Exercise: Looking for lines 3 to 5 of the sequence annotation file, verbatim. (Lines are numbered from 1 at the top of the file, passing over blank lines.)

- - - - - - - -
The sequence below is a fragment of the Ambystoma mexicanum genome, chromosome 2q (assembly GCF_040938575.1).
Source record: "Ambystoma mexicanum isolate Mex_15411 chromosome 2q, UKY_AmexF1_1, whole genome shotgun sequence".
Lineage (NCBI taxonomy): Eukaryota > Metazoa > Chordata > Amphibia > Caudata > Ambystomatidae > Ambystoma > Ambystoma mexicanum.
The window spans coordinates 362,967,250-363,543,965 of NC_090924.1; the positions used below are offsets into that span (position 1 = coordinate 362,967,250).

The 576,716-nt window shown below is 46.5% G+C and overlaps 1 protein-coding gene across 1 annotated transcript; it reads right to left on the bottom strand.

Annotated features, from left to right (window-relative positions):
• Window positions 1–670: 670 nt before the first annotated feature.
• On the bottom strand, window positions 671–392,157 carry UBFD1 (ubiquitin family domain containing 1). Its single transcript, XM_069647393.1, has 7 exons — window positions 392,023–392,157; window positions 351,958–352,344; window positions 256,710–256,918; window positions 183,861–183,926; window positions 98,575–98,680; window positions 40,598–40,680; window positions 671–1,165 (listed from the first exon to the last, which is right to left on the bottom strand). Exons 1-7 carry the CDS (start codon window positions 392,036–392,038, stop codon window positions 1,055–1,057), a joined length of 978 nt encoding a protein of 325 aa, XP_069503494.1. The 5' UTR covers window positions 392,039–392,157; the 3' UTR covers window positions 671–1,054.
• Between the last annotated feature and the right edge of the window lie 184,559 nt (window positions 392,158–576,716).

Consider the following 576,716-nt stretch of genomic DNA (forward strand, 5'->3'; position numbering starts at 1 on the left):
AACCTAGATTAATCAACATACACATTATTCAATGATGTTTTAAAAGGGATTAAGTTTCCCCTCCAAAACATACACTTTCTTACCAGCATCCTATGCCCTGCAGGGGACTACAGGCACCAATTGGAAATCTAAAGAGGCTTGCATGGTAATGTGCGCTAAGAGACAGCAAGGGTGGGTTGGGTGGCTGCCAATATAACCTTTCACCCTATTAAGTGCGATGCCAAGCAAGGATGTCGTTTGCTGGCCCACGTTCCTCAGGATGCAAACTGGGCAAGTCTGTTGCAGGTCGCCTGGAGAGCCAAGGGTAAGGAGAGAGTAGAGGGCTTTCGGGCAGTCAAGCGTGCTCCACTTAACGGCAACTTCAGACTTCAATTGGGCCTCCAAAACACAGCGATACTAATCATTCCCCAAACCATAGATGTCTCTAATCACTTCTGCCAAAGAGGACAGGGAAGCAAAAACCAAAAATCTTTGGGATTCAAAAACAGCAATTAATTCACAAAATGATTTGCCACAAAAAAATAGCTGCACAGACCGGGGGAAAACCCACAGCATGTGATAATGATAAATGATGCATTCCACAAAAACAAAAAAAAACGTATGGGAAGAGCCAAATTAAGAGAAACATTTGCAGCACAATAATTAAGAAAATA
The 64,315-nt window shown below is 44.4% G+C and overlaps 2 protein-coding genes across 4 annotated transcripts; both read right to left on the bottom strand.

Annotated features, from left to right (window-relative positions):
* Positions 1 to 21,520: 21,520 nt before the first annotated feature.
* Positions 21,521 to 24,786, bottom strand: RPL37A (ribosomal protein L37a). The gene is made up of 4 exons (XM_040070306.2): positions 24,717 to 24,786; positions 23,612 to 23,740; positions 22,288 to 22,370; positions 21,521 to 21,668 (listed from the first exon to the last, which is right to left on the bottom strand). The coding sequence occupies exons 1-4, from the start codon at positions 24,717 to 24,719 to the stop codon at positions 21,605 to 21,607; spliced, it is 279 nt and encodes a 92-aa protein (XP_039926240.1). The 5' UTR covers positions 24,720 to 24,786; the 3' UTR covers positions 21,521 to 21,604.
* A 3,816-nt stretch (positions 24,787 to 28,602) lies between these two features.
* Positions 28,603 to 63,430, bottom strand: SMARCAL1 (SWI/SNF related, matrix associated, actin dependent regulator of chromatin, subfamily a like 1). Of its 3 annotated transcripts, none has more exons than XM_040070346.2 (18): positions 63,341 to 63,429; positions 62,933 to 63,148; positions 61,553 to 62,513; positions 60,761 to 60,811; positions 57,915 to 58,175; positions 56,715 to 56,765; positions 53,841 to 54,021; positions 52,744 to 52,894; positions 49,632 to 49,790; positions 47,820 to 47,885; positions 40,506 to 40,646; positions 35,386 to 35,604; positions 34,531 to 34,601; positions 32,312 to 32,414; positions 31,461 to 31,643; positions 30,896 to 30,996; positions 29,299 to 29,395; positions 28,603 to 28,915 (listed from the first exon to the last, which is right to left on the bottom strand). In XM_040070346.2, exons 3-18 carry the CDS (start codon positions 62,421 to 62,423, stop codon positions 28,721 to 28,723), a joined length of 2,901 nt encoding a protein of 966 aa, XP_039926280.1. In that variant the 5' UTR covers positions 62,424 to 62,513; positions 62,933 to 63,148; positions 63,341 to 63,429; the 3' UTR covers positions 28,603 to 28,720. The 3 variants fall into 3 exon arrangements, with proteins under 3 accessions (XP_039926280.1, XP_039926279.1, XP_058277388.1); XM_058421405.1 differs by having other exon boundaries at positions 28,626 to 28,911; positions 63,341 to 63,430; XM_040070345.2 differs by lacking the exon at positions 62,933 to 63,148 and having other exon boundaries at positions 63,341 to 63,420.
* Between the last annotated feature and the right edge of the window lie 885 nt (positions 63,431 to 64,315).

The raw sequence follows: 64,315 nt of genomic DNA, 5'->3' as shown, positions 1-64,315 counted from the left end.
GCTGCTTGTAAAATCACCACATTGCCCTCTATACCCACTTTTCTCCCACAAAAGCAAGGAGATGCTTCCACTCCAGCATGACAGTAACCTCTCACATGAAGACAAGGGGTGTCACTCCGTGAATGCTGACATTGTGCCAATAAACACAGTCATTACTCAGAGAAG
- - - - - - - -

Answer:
Lineage (NCBI taxonomy): Eukaryota > Metazoa > Chordata > Amphibia > Caudata > Ambystomatidae > Ambystoma > Ambystoma mexicanum.
The window spans coordinates 362,967,250-363,543,965 of NC_090924.1; the positions used below are offsets into that span (position 1 = coordinate 362,967,250).

The 576,716-nt window shown below is 46.5% G+C and overlaps 1 protein-coding gene across 1 annotated transcript; it reads right to left on the bottom strand.